**Influence of Temperature on Reaction Rates**

We know that, the rate of a reaction is affected by temperature. Increasing the temperature increases reaction rates because of the disproportionately large increase in the number of high energy collisions. It is only these collisions which result in a reaction.

The general effect of temperature on reaction rate is that in almost all cases an increase of temperature brings about an increase in the reaction rate. This shows up in the values of rate constants k (in rate laws) which is found to increase with the increase in temperature. The increase in the rate with increase in temperature is different for different reactions but an empirical fact is that the rate becomes approximately doable for each 10°C rise in temperature when the temperature is not much different from the room temperature. A quantitative expression for temperature dependence of reaction rate constants was proposed by S. Arrhenius in 1889. For most reactions the dependence could he expressed by the equation

**k = A e ^{ –E/RT}** … … … (1)

In this equation, called the Arrhenius equation, e is the base of the natural logarithm scale, E_{a} is the activation energy, R is the gas constant and T is the temperature in degree Kelvin. A in the Arrhenius equation, which is assumed to be a constant for a particular reaction, is called the frequency factor. The frequency factor is related to the frequency of collision with proper orientation (in fact A has a slight dependence on temperature).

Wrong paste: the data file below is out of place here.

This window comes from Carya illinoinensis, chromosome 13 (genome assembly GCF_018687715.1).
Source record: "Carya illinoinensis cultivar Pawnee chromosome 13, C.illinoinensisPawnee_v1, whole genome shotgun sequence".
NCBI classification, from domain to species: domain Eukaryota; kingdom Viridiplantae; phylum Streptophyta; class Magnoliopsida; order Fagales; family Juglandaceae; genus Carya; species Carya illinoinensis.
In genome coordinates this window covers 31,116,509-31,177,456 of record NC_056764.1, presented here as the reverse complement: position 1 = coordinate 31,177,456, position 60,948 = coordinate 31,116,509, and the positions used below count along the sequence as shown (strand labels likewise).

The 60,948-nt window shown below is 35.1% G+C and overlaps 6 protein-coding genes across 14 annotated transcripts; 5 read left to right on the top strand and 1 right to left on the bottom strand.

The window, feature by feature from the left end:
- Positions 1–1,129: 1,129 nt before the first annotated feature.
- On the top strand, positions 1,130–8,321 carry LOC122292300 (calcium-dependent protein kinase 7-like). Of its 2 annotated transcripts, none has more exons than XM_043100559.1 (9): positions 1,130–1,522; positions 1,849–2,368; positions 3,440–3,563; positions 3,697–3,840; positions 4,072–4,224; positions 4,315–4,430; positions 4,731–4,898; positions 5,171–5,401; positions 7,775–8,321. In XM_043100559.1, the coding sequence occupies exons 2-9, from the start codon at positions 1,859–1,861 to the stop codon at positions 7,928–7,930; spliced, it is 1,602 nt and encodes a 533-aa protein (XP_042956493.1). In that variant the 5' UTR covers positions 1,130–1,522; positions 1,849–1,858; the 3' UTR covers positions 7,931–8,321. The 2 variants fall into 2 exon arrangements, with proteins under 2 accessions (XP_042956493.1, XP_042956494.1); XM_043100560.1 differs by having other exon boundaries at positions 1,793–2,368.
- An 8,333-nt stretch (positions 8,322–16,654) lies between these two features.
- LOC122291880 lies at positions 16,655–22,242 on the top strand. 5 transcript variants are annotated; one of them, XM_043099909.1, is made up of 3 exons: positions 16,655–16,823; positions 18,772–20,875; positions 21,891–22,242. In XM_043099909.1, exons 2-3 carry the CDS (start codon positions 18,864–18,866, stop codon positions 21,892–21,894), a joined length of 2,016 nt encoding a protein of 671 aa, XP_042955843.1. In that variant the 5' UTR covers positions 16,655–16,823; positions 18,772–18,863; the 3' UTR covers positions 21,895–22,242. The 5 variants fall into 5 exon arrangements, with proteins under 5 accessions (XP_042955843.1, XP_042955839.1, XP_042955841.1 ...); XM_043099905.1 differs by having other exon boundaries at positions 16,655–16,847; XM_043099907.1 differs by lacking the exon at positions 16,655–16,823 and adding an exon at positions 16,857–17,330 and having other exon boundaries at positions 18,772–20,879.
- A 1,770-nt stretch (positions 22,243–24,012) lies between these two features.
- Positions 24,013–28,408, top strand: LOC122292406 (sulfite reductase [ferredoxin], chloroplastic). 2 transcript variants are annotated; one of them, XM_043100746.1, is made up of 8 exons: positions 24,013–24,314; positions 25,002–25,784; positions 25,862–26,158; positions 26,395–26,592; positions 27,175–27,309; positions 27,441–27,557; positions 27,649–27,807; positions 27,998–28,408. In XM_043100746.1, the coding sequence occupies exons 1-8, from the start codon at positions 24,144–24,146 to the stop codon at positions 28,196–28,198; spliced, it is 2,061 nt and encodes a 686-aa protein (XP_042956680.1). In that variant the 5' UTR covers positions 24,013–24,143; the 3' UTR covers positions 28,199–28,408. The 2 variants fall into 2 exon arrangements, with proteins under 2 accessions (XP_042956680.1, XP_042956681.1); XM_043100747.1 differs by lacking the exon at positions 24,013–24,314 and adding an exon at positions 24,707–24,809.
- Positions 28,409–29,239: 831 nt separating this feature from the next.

Taking the natural logarithm of both side of equation (1) one obtains,

**ln k = ln a – E _{a}/RT** … … … (2)

Convening from natural log to log to the base 10 equation (2) takes the form-

**log k = logA = – E _{a} /2.303RT** … … … (3)

Equation (3) is in the form of an equation of a straight line, y = mx + c, in which one variable y is log k and the other x is 1/T. If log k is plotted against 1/T one obtains a straight line with the slope = — E_{a}/2.303R. The activation energy E_{a} can be calculated from the value of the slope. The intercept is log A from which the frequency factor A may be calculated.

Some data for the decomposition of N_{2}O_{5} at various temperatures are given in Table.

Table: Rate constants for decomposition of N_{2}O_{5} at different temperatures-